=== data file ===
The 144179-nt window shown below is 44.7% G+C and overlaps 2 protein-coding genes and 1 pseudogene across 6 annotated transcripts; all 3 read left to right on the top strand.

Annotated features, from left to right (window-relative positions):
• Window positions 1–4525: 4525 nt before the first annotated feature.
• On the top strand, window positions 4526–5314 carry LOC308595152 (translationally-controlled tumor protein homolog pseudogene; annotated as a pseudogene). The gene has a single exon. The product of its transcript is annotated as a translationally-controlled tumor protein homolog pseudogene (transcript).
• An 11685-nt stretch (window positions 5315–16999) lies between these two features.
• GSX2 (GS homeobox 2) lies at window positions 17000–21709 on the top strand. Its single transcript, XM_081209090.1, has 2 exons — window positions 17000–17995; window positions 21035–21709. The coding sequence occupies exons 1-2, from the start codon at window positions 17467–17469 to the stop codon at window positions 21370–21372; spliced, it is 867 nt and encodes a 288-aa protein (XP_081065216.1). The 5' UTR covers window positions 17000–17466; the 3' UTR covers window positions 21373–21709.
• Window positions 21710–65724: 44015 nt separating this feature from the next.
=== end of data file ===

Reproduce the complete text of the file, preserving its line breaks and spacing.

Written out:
The 144179-nt window shown below is 44.7% G+C and overlaps 2 protein-coding genes and 1 pseudogene across 6 annotated transcripts; all 3 read left to right on the top strand.

Annotated features, from left to right (window-relative positions):
• Window positions 1–4525: 4525 nt before the first annotated feature.
• On the top strand, window positions 4526–5314 carry LOC308595152 (translationally-controlled tumor protein homolog pseudogene; annotated as a pseudogene). The gene has a single exon. The product of its transcript is annotated as a translationally-controlled tumor protein homolog pseudogene (transcript).
• An 11685-nt stretch (window positions 5315–16999) lies between these two features.
• GSX2 (GS homeobox 2) lies at window positions 17000–21709 on the top strand. Its single transcript, XM_081209090.1, has 2 exons — window positions 17000–17995; window positions 21035–21709. The coding sequence occupies exons 1-2, from the start codon at window positions 17467–17469 to the stop codon at window positions 21370–21372; spliced, it is 867 nt and encodes a 288-aa protein (XP_081065216.1). The 5' UTR covers window positions 17000–17466; the 3' UTR covers window positions 21373–21709.
• Window positions 21710–65724: 44015 nt separating this feature from the next.